Thomas Duda at the Show-Me Daily writes:
While reading the Springfield Business Journal, I ran across a mention of the governor’s recently formed Executive Advisory Board, which will produce “a five-year plan for economic growth.” The governor’s press release states:
The final outcome of the planning process will be six to 10 strategic objectives to transform Missouri’s economy for the 21st century. The objectives will pinpoint existing and future industries that will drive growth. Along with each strategic objective, the plan will include specific tactical steps necessary to accomplish the goal. The strategic objectives and tactics will focus on the next five years.
Although I find the Executive Advisory Board’s mandate ludicrous — that state government should chart and shape the course of something as complex as our collective future economic development, I do find it encouraging that a committee member quoted in the Springfield Business Journal stated:
“We spend lots of money on economic development every year. The question is, ‘Are we strategically aligned to do it in the most effective way?’”
Obviously, the panel will not consider the possibility that the state of Missouri leave the business of economic development entirely, but I am somewhat hopeful that Executive Advisory Board just might conclude that the termination of some market-distorting policies would set Missouri on a course toward a freer and more prosperous future.
Say there are several companies in cutting edge industry X that are trying to make location decisions. The key criteria for a potential location is whether or not the legal architecture for that business to operate exists or not. Do you think it is appropriate for a governmental commission to try to predict what kind of legal architecture is necessary to sustain economic growth? Consider the much debated but unarguably important scholarship of Rafael La Porta, Florencio Lopez-de-Silanes, Andrei Shleifer and Robert Vishny (LLSV 1998) whose data-driven approach to analyzing the relationship between legal development and economic growth has been influential in persuading governments to support markets, not replace them (LLS 2008).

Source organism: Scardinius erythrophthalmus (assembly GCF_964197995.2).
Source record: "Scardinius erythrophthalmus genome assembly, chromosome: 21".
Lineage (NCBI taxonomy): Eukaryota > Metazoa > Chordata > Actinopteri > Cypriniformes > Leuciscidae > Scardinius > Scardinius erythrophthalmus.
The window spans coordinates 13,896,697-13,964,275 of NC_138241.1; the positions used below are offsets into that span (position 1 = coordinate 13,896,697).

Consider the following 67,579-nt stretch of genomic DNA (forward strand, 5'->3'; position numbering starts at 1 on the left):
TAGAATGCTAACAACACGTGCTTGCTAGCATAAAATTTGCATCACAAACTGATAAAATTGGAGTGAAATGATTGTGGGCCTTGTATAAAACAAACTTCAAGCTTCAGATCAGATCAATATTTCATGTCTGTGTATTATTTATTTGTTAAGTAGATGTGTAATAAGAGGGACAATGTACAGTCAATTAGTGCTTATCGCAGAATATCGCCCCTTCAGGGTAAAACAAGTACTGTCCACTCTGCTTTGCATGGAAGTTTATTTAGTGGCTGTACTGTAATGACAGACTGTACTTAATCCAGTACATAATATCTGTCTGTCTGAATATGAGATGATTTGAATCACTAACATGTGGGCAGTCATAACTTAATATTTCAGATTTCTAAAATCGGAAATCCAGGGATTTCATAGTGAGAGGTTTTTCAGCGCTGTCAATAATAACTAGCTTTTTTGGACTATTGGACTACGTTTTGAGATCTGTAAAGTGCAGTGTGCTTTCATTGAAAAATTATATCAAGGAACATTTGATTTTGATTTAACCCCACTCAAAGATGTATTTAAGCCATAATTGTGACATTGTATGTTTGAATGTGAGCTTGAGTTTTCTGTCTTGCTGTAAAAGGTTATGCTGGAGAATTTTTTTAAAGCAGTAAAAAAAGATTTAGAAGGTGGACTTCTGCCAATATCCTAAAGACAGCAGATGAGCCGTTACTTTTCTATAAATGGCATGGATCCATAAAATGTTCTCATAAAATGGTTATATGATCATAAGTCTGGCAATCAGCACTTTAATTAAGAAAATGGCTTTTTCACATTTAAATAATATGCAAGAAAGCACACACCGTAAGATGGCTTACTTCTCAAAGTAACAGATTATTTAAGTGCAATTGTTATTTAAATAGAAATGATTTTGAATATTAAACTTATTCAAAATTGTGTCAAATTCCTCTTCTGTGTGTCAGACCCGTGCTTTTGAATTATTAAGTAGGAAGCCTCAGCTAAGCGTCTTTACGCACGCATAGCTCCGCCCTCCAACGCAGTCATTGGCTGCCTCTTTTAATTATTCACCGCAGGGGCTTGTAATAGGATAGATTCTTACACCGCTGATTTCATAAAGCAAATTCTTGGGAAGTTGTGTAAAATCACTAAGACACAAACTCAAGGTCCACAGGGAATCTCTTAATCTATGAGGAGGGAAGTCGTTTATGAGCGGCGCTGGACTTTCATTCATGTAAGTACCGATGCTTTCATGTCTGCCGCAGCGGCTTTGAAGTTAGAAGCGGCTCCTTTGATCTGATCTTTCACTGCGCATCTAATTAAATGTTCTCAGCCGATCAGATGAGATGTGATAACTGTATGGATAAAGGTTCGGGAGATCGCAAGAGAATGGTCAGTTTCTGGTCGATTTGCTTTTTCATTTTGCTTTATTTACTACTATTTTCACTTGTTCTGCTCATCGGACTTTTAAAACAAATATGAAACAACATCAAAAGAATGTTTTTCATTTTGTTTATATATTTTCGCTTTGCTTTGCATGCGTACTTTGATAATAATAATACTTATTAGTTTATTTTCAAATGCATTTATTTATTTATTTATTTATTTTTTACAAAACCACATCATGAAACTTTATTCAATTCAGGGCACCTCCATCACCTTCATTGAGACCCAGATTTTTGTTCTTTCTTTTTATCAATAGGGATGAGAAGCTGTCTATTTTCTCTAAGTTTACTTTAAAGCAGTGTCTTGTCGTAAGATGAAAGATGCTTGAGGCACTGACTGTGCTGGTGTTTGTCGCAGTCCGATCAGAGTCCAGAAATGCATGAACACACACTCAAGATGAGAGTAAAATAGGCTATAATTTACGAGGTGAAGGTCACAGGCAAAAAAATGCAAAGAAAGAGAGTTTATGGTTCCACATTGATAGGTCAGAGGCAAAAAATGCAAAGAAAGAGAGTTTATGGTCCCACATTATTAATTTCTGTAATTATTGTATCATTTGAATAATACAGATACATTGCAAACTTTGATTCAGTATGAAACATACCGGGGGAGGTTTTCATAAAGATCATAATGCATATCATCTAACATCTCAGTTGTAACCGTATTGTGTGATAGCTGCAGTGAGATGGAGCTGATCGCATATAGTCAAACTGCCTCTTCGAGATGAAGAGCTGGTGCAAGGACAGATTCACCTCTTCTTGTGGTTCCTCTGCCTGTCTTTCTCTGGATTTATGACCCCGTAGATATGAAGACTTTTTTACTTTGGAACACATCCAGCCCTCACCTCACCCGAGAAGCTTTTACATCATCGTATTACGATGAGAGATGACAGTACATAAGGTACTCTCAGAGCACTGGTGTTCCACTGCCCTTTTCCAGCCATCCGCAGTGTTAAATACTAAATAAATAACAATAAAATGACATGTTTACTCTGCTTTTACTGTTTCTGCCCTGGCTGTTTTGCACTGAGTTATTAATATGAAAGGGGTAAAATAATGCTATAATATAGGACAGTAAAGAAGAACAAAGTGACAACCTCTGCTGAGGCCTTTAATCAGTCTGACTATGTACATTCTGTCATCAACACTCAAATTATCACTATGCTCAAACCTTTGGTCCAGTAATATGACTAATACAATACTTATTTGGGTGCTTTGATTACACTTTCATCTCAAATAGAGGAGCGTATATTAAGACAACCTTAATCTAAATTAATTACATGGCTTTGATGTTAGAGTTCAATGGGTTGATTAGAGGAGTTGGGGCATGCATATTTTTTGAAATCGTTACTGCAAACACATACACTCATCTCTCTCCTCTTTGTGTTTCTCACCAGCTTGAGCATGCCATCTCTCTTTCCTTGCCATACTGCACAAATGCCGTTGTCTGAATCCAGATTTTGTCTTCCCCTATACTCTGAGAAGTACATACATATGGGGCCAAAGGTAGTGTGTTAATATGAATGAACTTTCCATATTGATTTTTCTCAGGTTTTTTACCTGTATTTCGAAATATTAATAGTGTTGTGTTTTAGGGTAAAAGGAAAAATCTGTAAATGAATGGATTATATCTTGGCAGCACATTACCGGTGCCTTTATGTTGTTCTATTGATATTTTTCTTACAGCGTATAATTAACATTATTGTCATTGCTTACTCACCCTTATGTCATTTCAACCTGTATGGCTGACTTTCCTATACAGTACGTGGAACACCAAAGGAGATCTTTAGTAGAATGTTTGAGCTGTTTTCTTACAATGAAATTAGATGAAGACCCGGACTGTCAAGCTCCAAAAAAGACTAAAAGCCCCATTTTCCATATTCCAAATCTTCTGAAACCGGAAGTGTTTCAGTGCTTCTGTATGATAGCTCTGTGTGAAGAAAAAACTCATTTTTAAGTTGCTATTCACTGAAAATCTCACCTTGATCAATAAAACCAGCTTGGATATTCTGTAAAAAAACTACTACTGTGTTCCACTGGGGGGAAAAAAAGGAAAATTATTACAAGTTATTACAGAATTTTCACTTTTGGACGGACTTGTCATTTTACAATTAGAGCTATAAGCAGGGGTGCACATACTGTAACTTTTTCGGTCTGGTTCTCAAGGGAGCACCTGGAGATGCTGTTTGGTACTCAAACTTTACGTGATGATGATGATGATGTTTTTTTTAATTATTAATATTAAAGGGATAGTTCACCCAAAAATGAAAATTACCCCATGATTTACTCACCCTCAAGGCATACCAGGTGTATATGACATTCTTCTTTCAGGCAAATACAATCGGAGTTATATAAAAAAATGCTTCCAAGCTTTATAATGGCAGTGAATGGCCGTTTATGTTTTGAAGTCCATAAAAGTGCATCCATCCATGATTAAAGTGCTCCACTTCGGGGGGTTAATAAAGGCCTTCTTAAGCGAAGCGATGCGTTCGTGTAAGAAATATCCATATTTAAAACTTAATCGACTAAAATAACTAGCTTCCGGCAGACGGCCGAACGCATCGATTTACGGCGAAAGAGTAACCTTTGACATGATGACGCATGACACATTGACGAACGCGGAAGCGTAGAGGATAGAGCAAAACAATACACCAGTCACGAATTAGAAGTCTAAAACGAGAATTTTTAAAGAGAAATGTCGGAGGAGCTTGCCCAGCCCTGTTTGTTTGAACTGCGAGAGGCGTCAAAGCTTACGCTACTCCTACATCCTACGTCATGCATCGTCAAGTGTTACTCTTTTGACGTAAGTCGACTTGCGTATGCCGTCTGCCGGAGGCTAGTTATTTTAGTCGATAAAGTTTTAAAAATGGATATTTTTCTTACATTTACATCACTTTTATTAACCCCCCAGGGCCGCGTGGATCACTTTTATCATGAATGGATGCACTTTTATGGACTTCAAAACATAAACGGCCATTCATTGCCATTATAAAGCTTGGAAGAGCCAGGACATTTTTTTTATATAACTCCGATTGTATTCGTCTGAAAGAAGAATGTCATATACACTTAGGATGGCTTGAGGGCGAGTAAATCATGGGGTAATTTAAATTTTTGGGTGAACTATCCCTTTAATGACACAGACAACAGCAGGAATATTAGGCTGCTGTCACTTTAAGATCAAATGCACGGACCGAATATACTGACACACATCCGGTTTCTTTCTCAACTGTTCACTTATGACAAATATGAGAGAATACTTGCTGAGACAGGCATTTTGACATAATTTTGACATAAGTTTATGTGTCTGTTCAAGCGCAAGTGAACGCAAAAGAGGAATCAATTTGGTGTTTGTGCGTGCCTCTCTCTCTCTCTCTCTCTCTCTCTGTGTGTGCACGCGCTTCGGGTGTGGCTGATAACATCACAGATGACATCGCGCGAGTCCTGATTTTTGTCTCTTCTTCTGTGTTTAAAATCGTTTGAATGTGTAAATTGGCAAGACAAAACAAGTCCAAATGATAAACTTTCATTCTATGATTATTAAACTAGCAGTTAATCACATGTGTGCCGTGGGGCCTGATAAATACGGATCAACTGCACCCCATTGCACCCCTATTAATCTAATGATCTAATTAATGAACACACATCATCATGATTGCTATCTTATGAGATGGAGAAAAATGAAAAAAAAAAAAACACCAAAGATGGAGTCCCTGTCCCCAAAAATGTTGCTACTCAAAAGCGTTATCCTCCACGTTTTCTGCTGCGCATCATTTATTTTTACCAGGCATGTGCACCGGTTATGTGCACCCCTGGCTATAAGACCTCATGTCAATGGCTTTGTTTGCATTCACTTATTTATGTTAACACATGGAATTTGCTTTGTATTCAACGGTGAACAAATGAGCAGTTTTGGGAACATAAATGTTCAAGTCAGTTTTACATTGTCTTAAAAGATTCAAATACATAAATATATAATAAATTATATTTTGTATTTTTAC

Consider, too, that this is not just a commission that can be characterized in a strict government/free market dichotomy. The press release notes that the commission will be directed by top business leaders; this is more appropriately characterized as a place where the public and private spheres interact to increase the efficiency of both. I point you to Vincent Ostrom, who notes in an interview with Vernon Smith:
Instead, we should expect to find some combination of market and non-market structures in every society, and we should recognize the complex configuration of institutions behind labels such as “capitalism”. We might usefully think about combinations of private and public economies existing side by side. However, it’s important to stress that not all forms of public enterprise are, or need to be, state-owned and operated. Markets are diverse and complex entities. Markets for different types of goods and services may take on quite different characteristics. Some may work well under the most impersonal conditions. Others may depend upon personal considerations involving high levels of trust among trading partners. In other words, the options are much greater than we imagine, and we can see this is true if we don’t allow our minds to be trapped within narrowly constrained intellectual horizons.
I hazard a guess that Duda does not account for these parameters. Consider Maryland, for instance. The economic development commission there (if there is one) there could make the determination that laws barring video recording of law enforcement provides a poor legal architecture for the existence of citizen journalism or documentary filmmakers, among others. Relaxing these laws would stimulate economic activities by people and firms who previously were priced out of the market by liability costs.
Or alternatively, an economic development commission could find that biotech companies would be happy to relocate to Missouri if they could rely on a legal architecture that protects them from unfair claims of tort. Without that architecture, biotech companies wouldn’t be willing to relocate to Missouri, and we’d lose what might otherwise be an very productive industry to another place.
I don’t want to extend this argument to subsidizing businesses to relocate through tax incentives and other kinds of public financing. But I do think that the notion that Governor Nixon is interested in promoting sensible economic development through the work and advice of private-sector leaders commendable, and I think that there are good arguments as to why.